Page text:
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The Gun Seller (book review)

March 8, 2010

The Gun Seller
By Hugh Laurie, yes That Hugh Laurie
Washington Square Press, 1998, 368 pages

“Darkly comic” sounds like a cliche that book reviewers toss around until it’s ceased to mean anything. But- in this case, it’s true. Hugh Laurie’s novel is dark and violent. It begins with the main character’s arm breaking, and continues towards murders and arms deals.

But, it’s also hilarious. Mostly, in the form of the narrator’s asides, and whimsically wry turns of phrase. “There was a bomb scare on the flight out to Prague. No bomb, but lots of scare.” Laurie’s clearly having fun with the language. Very droll British fun. “I picked up a glass and a bottle of the Famous Grouse, poured myself a couple of fingers, and… added enough water to turn it into just a Vaguely Familiar Grouse.” Or “swallows flitted here and there, darting in and out of the bushes, like furtive homosexuals, while the furtive homosexuals flitted here and there, pretty much like swallows.” Heh.

Thomas Lang is either an arms dealer involved in a vast conspiracy, who plays dumb— or an innocent man in love, victim only of being in the exactly wrong place to be caught in a cascade of violence and intrigue, getting between him and the safety of his loved ones. Neither the reader, nor the novel itself, seems entirely sure which. Thomas blunders from attempting murder to escaping certain death, in a cascade of supporting characters that leave everyone confused who’s on whose side.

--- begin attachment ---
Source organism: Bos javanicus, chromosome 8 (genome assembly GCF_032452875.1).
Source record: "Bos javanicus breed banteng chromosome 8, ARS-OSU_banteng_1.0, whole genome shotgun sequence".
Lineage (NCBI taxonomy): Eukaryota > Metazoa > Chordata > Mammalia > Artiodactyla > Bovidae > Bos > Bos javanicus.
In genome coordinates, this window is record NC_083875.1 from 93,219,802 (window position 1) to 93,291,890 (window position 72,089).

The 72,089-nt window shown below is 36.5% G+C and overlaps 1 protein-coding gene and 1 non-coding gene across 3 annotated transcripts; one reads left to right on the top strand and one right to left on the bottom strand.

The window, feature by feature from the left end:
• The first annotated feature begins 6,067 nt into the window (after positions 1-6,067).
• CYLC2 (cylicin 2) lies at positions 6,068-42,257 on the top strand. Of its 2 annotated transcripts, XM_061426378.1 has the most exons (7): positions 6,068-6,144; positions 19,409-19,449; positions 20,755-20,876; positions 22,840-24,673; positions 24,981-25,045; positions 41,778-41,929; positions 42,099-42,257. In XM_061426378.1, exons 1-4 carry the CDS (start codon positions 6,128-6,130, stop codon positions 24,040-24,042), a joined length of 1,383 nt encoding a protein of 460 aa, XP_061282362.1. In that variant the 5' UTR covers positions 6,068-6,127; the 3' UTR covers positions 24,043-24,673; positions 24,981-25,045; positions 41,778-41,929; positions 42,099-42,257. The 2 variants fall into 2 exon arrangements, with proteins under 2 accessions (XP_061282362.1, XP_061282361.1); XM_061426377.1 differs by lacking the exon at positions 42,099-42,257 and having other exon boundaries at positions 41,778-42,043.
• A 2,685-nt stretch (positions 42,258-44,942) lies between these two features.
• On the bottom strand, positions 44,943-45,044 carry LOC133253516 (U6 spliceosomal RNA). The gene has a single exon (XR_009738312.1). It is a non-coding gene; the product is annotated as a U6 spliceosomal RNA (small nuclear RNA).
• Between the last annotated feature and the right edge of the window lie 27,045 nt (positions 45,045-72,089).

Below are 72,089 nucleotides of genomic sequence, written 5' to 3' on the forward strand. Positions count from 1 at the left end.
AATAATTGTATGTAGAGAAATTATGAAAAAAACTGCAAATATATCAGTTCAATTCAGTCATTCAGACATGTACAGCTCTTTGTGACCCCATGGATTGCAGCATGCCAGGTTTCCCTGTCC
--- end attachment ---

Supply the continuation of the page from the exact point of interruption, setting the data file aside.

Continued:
It’s an action thriller, punctuated by British  humor and sly linguistic jabs.  Reading this in search of either works. Think Jeeves and Wooster go bloodthirsty. Plenty of car-chases, gunplay, near-death, blackmail, and even romance. Punctuated, and made unique by an excellent set of linguistic gymnastics and wit in the asides. Unfortunately, the craft of the plot seems to fall apart in the last third, when suddenly, Thomas has joined a militant organization called the Sword of Justice, precariously undercover as a dumb American. Cynically, I wonder whether Laurie had gone back to filming House by that point, or had just decided that he’d had enough of the experiment of writing a thriller. Part One is such a fun blend of action and puns, though, that it, at least, is worth a read, if you don’t mind that it might fizzle by the end.

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